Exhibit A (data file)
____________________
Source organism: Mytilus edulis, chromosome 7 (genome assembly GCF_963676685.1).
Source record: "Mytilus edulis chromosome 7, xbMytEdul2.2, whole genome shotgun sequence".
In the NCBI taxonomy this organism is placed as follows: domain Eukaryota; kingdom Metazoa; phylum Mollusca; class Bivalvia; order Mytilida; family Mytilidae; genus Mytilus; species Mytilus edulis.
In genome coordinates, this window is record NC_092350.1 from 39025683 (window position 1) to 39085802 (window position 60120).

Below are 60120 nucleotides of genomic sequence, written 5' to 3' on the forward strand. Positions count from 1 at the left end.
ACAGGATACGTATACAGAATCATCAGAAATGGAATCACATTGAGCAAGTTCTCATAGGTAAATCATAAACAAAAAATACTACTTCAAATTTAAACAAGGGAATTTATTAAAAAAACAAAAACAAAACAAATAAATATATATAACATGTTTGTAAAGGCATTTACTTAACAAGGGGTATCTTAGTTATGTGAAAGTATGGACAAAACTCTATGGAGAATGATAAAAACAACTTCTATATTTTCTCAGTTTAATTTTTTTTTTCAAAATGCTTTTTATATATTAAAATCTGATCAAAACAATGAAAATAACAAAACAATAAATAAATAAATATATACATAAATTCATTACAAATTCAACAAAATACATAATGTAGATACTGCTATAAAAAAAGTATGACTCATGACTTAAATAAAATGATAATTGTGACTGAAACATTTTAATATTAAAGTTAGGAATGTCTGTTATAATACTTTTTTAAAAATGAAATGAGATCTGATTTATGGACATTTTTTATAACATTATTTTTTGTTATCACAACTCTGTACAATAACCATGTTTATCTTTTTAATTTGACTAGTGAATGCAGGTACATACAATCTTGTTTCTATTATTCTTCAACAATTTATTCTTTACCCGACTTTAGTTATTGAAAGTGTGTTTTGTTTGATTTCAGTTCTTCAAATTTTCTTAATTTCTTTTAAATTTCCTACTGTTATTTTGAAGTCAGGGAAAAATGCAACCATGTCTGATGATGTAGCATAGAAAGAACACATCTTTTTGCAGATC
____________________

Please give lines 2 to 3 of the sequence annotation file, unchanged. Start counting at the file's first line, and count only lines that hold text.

Source record: "Mytilus edulis chromosome 7, xbMytEdul2.2, whole genome shotgun sequence".
In the NCBI taxonomy this organism is placed as follows: domain Eukaryota; kingdom Metazoa; phylum Mollusca; class Bivalvia; order Mytilida; family Mytilidae; genus Mytilus; species Mytilus edulis.